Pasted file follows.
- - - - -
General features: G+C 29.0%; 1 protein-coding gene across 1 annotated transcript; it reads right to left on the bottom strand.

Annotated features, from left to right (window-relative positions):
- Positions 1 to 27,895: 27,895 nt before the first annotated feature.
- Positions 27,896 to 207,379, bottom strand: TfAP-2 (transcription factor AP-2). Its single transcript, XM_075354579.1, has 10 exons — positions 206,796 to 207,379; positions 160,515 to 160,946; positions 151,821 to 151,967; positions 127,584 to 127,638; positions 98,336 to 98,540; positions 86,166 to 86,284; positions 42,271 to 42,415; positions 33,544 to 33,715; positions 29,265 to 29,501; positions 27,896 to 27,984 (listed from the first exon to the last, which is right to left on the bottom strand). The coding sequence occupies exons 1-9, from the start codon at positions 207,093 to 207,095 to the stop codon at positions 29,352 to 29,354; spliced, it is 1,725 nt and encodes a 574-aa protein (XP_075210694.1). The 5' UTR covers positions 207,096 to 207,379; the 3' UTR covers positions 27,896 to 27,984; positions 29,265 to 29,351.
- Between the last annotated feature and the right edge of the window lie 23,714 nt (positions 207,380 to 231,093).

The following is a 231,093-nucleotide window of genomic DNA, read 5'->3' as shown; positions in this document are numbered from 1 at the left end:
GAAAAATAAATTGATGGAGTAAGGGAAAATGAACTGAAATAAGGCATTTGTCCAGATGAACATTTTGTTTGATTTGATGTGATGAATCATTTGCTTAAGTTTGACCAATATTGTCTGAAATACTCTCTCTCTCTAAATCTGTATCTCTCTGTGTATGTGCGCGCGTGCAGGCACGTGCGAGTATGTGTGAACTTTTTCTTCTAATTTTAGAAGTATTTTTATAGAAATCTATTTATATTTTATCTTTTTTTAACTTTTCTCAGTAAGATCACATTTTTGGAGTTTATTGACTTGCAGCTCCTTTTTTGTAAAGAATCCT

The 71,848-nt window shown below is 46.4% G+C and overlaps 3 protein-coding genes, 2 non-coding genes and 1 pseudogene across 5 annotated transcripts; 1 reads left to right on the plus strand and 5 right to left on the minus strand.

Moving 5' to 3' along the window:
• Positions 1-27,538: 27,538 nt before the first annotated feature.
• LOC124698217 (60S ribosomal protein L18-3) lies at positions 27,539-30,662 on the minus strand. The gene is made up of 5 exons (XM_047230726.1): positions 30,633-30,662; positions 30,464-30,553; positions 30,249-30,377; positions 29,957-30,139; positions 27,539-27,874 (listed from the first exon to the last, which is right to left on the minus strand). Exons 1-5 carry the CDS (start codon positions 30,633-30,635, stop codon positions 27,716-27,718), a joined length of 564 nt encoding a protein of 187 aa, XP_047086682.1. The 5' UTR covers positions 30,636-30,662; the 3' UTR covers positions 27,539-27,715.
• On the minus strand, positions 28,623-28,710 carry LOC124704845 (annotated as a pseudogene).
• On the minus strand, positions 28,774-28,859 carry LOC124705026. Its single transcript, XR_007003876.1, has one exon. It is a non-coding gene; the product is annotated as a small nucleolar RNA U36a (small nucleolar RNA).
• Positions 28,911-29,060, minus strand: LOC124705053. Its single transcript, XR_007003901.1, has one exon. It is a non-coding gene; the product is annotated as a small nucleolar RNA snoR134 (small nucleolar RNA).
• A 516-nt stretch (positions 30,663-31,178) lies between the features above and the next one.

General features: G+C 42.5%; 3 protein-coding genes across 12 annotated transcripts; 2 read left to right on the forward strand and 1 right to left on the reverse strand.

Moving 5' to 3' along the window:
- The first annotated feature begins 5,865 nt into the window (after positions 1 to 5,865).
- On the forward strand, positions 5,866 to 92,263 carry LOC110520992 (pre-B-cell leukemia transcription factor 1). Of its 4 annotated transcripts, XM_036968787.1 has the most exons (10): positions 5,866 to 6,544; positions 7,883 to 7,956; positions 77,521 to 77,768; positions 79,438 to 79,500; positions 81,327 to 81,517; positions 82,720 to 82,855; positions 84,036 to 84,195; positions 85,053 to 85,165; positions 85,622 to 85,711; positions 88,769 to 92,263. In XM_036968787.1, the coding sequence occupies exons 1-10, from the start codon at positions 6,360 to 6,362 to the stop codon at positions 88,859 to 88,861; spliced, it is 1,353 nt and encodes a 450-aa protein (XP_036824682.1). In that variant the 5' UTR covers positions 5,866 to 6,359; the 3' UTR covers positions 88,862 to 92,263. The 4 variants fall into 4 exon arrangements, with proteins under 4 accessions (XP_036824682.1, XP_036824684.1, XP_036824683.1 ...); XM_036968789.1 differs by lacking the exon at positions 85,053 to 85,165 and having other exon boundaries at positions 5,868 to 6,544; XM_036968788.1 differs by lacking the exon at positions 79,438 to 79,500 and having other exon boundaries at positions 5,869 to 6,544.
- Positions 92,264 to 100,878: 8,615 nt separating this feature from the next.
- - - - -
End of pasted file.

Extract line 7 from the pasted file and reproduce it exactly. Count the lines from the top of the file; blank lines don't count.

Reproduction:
GAAAAATAAATTGATGGAGTAAGGGAAAATGAACTGAAATAAGGCATTTGTCCAGATGAACATTTTGTTTGATTTGATGTGATGAATCATTTGCTTAAGTTTGACCAATATTGTCTGAAATACTCTCTCTCTCTAAATCTGTATCTCTCTGTGTATGTGCGCGCGTGCAGGCACGTGCGAGTATGTGTGAACTTTTTCTTCTAATTTTAGAAGTATTTTTATAGAAATCTATTTATATTTTATCTTTTTTTAACTTTTCTCAGTAAGATCACATTTTTGGAGTTTATTGACTTGCAGCTCCTTTTTTGTAAAGAATCCT